The majority of respondents said that their household’s financial situation remained largely unchanged in the last year; yet, 84.1% of Nepalis are hopeful or confident that their economic situation will improve in the next five years. Unsurprisingly, foreign remittances remain an important economic resource for 24.9% of Nepali people.

Better infrastructure is the reason most cited by people who think local economic conditions are improving. Among the 17.9% of respondents who feel that their local economy is improving, a plurality (31.3%) cited better infrastructure. One in five cited overall economic progress without specifying a particular reason, 17.9% said there is more investment, 13.0% mentioned better work opportunities, and 12.5% cited improvements in the water supply (presumably for irrigation).

A majority of Nepalis (58.7%) said that social relations among the different religious, caste, and ethnic groups are improving. One-quarter of respondents, however, said that they would not approve or accept the marriage of a son or daughter to someone of another caste or ethnicity. People aged 50 or older, at 65.7%, are more likely to oppose the intercaste marriage of their offspring than other demographic groups.

In general, Nepalis express progressive views of the role of women in society. In four questions about women’s role in society, 80 to 90% gave answers supporting gender equality. Interestingly, these responses do not vary significantly by gender. Better-educated Nepalis tend to express more progressive views. Just under half strongly disagreed that it is better to have a son than a daughter, 89.5% agreed that women should be encouraged to work outside the home, and 79.9% said that they should engage in politics.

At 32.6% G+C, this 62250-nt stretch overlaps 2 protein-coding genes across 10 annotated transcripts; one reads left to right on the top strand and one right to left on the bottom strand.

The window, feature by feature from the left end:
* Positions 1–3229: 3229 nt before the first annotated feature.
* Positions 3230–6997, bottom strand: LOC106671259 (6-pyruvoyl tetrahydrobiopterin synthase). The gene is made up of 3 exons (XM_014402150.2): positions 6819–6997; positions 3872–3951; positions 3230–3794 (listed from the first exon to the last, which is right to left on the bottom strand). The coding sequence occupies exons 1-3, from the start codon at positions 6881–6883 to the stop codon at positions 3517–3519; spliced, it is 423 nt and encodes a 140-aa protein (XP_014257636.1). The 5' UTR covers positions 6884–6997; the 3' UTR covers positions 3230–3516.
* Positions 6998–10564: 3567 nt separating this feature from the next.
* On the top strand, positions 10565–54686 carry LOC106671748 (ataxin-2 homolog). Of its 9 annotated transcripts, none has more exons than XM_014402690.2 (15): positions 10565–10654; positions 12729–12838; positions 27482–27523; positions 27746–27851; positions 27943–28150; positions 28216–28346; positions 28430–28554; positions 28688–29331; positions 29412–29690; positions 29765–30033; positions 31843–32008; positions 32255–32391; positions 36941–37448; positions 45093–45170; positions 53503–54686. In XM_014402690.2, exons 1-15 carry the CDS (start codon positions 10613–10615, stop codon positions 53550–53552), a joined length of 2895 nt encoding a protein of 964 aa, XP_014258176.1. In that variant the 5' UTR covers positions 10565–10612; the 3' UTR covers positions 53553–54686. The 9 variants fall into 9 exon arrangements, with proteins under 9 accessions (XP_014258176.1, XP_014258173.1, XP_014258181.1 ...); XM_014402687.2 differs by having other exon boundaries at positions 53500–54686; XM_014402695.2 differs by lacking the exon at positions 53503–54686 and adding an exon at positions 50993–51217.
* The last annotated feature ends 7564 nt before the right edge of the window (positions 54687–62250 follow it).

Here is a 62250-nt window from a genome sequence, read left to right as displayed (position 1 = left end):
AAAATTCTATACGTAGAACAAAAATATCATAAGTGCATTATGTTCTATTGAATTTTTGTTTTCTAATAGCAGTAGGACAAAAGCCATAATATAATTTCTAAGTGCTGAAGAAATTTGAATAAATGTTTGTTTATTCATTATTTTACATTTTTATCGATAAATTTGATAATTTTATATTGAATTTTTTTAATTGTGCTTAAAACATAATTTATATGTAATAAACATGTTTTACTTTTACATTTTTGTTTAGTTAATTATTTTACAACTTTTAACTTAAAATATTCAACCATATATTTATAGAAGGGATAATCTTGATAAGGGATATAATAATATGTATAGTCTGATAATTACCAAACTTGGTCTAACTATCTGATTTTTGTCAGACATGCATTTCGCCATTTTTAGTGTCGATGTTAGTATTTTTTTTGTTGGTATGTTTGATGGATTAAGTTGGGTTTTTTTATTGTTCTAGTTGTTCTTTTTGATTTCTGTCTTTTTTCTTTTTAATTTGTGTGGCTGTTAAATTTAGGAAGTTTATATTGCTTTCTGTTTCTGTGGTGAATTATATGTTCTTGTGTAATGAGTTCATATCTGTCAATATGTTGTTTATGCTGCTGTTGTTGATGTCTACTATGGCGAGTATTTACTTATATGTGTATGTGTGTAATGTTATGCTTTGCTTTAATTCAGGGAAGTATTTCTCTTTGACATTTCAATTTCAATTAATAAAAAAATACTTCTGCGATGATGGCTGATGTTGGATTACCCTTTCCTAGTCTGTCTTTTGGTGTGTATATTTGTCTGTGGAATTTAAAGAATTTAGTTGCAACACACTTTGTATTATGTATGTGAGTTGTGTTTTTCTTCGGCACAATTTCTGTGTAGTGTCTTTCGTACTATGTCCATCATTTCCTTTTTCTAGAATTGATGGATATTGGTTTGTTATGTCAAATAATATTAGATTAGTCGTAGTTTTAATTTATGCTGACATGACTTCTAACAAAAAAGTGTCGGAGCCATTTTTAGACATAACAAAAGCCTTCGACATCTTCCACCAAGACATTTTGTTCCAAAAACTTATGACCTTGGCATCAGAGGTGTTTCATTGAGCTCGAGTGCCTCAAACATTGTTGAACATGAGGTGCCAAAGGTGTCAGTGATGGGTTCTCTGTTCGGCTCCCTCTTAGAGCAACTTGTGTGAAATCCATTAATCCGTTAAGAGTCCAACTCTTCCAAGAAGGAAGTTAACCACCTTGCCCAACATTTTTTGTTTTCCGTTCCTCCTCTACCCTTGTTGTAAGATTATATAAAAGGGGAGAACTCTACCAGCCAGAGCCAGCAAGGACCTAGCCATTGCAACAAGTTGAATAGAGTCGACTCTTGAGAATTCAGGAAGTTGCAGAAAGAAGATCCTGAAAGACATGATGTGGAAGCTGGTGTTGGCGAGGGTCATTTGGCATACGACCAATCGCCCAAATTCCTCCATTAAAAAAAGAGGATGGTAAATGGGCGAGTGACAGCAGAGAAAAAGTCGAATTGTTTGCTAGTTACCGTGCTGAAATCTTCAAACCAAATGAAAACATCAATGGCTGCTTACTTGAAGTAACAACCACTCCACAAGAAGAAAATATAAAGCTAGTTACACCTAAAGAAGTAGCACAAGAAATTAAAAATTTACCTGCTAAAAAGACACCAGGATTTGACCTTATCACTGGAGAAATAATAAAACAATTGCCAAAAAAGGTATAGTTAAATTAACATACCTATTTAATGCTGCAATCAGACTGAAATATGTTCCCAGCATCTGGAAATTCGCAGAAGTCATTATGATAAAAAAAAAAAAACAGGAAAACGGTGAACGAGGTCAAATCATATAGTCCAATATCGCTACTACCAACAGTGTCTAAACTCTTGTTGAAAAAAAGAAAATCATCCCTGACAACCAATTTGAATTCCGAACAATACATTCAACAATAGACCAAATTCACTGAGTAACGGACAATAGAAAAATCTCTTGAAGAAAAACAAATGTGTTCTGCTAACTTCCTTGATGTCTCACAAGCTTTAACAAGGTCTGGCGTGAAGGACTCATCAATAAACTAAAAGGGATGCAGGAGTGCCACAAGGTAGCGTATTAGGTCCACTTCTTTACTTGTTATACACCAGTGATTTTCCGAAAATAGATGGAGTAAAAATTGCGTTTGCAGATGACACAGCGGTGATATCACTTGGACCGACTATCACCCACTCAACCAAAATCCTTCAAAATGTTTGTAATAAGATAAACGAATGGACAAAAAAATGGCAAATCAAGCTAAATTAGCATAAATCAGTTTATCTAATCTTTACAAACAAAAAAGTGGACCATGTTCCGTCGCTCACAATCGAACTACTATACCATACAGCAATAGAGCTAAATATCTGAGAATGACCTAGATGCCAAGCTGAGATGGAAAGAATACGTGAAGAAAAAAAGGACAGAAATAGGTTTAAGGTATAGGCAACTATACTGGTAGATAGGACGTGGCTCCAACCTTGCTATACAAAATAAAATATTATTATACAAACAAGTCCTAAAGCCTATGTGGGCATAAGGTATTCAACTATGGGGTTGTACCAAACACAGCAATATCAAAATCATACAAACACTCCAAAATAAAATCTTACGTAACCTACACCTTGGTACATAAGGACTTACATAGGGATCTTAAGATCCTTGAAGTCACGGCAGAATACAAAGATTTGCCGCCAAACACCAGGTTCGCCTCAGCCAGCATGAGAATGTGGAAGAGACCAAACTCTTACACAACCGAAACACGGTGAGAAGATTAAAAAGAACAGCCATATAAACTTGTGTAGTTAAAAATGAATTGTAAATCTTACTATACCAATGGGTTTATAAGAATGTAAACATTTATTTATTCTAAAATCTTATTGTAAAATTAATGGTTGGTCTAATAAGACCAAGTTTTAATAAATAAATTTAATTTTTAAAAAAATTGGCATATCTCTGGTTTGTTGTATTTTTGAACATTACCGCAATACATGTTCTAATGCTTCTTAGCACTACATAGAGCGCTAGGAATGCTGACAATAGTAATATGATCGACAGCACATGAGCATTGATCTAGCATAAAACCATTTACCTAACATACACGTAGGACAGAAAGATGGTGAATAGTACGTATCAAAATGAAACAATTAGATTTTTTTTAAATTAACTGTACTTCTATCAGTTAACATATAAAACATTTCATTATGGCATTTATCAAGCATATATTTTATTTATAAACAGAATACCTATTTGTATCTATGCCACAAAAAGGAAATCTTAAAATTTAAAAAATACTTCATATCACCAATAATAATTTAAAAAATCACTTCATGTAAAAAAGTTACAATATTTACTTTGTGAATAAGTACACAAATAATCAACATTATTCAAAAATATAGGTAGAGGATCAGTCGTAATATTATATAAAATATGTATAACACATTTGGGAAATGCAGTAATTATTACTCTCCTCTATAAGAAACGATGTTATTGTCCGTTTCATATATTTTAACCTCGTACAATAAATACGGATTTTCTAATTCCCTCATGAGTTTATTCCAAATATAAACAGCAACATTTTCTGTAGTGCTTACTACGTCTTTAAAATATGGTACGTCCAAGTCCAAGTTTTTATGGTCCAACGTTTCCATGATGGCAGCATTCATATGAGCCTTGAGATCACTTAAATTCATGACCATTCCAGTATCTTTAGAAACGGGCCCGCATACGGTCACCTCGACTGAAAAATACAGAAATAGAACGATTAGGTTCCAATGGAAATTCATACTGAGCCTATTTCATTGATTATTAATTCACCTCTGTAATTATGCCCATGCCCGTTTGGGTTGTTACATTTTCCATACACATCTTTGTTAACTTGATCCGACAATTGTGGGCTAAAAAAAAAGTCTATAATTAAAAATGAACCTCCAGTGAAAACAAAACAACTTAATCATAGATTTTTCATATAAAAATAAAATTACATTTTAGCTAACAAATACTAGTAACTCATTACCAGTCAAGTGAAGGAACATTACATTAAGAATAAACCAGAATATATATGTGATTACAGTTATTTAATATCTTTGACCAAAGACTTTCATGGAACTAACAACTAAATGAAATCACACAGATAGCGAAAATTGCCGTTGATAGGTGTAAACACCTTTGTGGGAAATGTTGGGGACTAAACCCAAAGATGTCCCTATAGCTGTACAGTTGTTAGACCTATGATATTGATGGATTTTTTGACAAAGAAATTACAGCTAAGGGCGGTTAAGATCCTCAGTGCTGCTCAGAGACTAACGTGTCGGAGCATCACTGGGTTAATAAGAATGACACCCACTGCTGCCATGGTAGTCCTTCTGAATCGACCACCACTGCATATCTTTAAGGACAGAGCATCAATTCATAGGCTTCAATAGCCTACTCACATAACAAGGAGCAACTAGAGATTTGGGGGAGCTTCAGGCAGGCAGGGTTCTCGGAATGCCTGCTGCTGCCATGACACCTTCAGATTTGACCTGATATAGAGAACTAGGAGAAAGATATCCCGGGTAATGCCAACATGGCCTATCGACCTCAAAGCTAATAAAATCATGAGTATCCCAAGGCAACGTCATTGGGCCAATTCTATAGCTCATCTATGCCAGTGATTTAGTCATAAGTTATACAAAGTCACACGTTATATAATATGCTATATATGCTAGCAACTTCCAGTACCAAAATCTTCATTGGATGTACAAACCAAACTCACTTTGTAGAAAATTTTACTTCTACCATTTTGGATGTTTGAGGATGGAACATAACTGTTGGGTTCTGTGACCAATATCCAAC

Reflecting the rapid pace of technological change, just 20% of respondents overall lacked a mobile phone, the percentage slightly higher among women than men. Friends, family, and neighbors; television; and community radio are still the main sources of information for most Nepalis.

At this promising moment in Nepal’s transition to federalism, tracking public opinion on the unfolding political and social issues of the day is a powerful tool for shaping responsive public policy and evidence-based development programs, and future editions of the Survey are likely to have continued relevance for both government and nongovernment partners.

A Survey of the Nepali People in 2017 was implemented with support from the Australian Government–The Asia Foundation Partnership on Subnational Governance in Nepal.

Srijana Nepal is a program officer for The Asia Foundation in Nepal. She can be reached at [email protected]. The views and opinions expressed here are those of the author and not those of The Asia Foundation.

Related locations: Nepal
Related programs: Good Governance
Related topics: Civic Spaces